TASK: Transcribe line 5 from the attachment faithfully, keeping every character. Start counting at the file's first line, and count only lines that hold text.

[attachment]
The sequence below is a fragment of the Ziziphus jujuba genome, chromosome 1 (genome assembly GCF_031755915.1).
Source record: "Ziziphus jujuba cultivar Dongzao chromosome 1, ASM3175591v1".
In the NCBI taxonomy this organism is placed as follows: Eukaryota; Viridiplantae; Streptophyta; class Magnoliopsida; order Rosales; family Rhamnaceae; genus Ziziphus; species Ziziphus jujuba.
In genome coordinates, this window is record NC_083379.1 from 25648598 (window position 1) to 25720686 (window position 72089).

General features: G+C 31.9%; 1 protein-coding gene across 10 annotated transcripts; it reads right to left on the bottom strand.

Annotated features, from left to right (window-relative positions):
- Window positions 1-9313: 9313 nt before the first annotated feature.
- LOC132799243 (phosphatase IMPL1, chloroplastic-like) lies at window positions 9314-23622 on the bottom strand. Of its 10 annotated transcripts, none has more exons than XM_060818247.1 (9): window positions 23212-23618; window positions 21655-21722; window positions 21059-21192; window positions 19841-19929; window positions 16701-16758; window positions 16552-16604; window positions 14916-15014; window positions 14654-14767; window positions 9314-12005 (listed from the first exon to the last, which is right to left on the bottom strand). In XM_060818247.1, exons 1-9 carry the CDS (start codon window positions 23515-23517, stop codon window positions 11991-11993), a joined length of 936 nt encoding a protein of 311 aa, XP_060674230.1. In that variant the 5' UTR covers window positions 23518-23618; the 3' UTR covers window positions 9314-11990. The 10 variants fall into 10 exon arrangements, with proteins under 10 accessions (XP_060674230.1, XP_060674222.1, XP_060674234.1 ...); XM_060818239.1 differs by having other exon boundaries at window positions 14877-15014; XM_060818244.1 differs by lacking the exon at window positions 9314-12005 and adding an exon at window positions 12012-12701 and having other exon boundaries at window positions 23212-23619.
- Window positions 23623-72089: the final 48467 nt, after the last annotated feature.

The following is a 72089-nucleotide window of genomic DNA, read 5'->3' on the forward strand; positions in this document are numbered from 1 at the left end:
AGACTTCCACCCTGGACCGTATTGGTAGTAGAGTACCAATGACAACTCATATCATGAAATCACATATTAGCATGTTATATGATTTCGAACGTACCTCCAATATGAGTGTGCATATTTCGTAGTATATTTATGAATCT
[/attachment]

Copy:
General features: G+C 31.9%; 1 protein-coding gene across 10 annotated transcripts; it reads right to left on the bottom strand.